Tents are usually High canopy density could also protect its tent from disturbance from wind and rain. Low understory vegetation density is thought to be beneficial by providing an uncluttered airspace for the bats as they exit and enter their tents. Rather than roosting in a single tent consistently, the Honduran white bat has a network of tents scattered across the forest; it alternates among these tents for roosting.
Single tents have been consistently occupied for up to 45 days. This almost completely conceals them if they remain still. It likely has several predators, including capuchin monkeys , Central American squirrel monkeys , and snakes.
The Honduran white bat prefers F. It also chooses fig trees that are the closest to its day roosts. Because it is highly specialized on the one species of fig, it has larger foraging movements than observed in frugivorous bats that are less specialized. Individuals have an average home range of It is unclear how it manages to survive on such a narrow diet, as it is predicted it should have to consume supplemental food sources.
It has been proposed that individuals give birth in April and September, and that estrus occurs post-parturition. During lactation , mothers will return to their roosts up to six times a night to feed their pups. It prefers wet evergreen forests and secondary forests, which can accommodate its specific roosting and dietary requirements.
It meets the criteria for this designation because its population is in a "significant decline. However, it is on the verge of qualifying for the vulnerable designation.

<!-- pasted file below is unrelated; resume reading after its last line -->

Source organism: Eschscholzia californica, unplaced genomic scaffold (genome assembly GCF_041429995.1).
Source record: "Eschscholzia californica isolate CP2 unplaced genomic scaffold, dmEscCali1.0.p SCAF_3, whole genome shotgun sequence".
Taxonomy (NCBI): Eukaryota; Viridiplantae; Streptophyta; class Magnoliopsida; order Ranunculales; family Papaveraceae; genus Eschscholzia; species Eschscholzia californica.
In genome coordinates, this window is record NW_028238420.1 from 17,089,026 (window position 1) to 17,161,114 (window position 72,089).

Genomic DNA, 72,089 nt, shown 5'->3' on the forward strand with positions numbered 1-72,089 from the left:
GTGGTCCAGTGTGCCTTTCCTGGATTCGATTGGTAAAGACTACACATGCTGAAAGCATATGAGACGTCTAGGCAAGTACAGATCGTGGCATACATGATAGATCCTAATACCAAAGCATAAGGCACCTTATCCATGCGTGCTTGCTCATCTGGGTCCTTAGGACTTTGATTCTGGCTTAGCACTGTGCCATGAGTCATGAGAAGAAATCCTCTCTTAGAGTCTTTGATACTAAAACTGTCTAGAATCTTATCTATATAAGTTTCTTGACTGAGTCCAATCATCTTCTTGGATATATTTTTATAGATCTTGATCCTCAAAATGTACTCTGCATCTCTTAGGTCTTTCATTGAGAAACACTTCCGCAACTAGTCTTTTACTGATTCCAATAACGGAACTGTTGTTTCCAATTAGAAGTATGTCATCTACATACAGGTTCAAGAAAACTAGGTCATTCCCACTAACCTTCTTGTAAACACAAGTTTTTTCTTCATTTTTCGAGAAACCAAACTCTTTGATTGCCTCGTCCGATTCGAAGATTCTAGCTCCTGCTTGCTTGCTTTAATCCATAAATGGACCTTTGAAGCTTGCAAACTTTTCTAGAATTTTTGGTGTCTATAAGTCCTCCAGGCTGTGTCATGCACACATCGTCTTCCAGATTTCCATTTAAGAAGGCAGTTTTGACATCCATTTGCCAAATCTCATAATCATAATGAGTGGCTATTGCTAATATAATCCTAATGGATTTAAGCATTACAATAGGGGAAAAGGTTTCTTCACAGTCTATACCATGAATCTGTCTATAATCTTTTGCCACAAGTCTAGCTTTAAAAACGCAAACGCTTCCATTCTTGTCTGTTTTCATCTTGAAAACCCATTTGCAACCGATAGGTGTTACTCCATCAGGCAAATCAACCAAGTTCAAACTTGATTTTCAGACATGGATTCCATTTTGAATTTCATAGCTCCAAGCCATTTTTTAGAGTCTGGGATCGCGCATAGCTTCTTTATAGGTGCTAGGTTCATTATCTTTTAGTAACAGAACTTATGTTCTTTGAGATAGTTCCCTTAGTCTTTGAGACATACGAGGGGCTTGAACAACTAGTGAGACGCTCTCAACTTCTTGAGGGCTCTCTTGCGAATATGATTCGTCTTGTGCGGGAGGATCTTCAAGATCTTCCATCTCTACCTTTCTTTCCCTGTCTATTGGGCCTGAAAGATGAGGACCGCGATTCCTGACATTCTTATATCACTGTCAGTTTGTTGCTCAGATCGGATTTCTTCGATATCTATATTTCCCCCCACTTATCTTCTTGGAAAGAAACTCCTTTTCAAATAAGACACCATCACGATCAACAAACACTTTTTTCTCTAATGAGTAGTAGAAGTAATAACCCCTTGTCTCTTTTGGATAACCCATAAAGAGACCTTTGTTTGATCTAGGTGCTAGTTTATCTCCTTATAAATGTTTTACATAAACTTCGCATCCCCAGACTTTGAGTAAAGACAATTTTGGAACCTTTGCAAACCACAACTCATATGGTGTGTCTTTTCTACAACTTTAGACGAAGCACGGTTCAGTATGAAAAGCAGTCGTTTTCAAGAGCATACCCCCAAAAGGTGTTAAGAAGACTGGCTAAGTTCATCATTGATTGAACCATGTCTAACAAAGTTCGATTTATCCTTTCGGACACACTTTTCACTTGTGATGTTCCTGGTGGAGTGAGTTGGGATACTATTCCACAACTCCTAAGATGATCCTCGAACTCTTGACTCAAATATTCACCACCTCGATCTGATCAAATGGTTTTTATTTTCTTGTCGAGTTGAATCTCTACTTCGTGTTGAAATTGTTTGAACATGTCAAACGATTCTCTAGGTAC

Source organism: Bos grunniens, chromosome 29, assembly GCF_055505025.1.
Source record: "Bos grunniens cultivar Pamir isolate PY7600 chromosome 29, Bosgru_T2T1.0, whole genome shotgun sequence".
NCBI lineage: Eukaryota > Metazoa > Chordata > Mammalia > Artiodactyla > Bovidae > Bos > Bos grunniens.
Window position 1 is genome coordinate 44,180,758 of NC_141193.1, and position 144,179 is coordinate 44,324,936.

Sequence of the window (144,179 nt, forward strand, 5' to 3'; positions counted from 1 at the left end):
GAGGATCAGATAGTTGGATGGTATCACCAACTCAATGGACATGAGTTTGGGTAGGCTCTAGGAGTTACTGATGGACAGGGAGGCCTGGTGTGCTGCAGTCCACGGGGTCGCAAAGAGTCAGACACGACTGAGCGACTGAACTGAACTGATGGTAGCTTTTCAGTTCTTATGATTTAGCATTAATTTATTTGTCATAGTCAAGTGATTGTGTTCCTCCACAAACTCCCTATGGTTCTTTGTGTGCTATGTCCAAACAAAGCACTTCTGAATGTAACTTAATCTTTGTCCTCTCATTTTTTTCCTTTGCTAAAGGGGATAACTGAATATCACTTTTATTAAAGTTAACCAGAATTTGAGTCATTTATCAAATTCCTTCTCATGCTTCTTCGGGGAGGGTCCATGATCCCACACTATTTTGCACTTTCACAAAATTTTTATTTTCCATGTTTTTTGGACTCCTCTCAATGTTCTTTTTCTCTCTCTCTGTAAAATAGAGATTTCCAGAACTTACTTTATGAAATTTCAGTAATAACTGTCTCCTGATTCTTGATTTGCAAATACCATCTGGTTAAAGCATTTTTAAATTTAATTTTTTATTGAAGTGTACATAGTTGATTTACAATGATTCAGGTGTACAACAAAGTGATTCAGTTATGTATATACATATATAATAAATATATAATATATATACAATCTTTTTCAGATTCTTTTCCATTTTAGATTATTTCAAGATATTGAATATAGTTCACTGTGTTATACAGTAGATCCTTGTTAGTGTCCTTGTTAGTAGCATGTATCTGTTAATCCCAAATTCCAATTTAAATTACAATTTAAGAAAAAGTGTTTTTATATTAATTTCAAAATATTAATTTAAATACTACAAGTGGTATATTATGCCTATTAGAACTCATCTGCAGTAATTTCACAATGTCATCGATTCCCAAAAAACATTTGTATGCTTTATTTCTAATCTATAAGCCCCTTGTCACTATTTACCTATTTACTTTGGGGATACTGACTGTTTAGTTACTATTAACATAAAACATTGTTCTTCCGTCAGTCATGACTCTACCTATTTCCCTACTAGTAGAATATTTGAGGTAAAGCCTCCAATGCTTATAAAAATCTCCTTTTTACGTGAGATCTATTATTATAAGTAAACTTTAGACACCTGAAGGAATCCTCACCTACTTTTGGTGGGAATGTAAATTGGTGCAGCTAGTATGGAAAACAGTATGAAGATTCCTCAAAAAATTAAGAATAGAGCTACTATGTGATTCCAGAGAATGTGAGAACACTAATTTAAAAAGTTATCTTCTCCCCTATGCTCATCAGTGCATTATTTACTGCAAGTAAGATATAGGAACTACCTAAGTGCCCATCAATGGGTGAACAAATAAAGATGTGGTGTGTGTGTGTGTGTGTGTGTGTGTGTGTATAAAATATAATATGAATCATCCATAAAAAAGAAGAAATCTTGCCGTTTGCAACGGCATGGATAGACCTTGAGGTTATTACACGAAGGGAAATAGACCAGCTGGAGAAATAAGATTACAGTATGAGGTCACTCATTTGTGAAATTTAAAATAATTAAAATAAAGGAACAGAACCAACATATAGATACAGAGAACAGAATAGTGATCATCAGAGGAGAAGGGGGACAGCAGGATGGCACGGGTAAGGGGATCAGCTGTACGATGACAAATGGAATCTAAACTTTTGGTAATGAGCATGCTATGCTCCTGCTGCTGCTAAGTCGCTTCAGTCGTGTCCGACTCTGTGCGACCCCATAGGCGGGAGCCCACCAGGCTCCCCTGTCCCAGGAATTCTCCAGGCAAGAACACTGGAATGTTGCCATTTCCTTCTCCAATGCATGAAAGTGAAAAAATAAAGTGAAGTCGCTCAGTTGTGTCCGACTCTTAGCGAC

Reasons for its population decline include conversion of its habitat to farmland as well as an expanding human population. It was the first mammalian species to be documented with high enough concentrations of carotenoids to produce visible skin coloration.
It isolates the pigments from its diet, particularly the fruits of the Ficus colubrinae tree. Lutein , the carotenoid responsible for its yellow pigmentation, is present in its skin in its esterified form, while in its free form in the liver. This suggests that Honduran white bats possess a physiological mechanism to convert free lutein to esterified lutein, which humans are unable to do.
Lutein plays an important role in the eyes by preventing damage to the retina ; it is hypothesized that if the free lutein in human eyes was esterified, it would be more effective at preventing damage and preserving vision. Understanding the process by which Honduran white bats convert free lutein to esterified lutein could assist in the understanding of how the stability and bioavailability of carotenoids benefit human health.
Murcielago Blanco Ectophylla alba
Jamaican flower bat P. MyARKive offers the scrapbook feature to signed-up members, allowing you to organize your favourite Arkive images and videos and share them with friends. Brown fruit-eating bat A. Honduran White Bat Though we edit our accounts for accuracy, we cannot guarantee all information in those accounts. Epiphytes and climbing plants are also abundant. They maintain this bachelor colony until the offspring have matured and left the maternity roosts. These bats lack a tail.